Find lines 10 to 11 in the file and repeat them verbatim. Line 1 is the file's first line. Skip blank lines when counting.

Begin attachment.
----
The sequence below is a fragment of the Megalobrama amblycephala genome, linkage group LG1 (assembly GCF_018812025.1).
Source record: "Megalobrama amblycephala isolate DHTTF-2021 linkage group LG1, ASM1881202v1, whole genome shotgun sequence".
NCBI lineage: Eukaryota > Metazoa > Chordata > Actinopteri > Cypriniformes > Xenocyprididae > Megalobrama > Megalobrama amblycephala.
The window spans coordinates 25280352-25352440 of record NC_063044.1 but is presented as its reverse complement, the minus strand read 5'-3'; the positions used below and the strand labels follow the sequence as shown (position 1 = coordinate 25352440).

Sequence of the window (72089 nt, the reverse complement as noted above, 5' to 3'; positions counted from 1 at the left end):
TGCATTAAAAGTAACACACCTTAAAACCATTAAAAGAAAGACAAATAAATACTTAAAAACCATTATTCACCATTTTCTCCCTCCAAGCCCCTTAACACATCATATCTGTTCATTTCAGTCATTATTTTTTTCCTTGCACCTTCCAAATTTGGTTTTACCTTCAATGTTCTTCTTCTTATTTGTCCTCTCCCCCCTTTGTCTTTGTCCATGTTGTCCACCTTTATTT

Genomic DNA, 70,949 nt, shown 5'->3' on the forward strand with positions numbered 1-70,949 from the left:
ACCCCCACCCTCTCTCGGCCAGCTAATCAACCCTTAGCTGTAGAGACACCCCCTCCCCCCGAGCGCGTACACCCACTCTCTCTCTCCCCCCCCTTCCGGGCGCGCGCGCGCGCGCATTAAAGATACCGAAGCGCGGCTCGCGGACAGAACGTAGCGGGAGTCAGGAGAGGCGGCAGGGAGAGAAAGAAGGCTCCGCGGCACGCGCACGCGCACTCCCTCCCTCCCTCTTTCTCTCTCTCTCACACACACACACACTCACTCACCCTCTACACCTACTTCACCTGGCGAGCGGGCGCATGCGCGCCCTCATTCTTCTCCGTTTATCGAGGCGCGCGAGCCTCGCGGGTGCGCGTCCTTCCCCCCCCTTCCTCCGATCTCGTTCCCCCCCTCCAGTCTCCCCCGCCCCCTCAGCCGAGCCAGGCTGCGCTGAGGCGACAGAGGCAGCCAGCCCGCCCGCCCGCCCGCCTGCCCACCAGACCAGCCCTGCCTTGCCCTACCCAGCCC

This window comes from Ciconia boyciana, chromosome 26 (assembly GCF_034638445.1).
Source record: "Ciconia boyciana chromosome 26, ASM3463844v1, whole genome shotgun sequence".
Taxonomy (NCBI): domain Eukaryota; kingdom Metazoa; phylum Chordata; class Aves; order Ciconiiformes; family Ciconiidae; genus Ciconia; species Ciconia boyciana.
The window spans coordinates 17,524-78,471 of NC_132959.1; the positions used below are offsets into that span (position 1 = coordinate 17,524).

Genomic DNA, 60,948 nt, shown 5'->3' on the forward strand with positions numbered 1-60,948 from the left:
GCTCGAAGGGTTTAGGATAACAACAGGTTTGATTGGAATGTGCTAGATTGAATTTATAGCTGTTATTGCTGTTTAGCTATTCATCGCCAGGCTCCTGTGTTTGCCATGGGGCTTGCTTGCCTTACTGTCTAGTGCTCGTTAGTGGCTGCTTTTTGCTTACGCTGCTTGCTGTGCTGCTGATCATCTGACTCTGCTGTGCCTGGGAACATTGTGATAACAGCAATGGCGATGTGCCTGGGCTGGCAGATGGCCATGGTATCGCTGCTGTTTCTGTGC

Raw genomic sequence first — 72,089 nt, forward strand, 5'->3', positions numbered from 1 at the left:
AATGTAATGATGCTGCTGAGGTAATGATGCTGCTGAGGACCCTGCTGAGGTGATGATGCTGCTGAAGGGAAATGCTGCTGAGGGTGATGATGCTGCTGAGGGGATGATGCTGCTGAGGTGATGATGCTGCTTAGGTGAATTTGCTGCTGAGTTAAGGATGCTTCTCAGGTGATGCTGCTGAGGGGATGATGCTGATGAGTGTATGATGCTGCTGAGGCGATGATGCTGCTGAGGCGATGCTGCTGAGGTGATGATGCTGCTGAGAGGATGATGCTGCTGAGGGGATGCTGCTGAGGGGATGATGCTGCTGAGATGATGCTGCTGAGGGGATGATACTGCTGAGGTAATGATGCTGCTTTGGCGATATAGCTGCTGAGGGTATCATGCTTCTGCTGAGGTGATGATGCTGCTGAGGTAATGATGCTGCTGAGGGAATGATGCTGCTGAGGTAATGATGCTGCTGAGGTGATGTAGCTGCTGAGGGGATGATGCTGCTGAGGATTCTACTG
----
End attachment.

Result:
Source record: "Ciconia boyciana chromosome 26, ASM3463844v1, whole genome shotgun sequence".
Taxonomy (NCBI): domain Eukaryota; kingdom Metazoa; phylum Chordata; class Aves; order Ciconiiformes; family Ciconiidae; genus Ciconia; species Ciconia boyciana.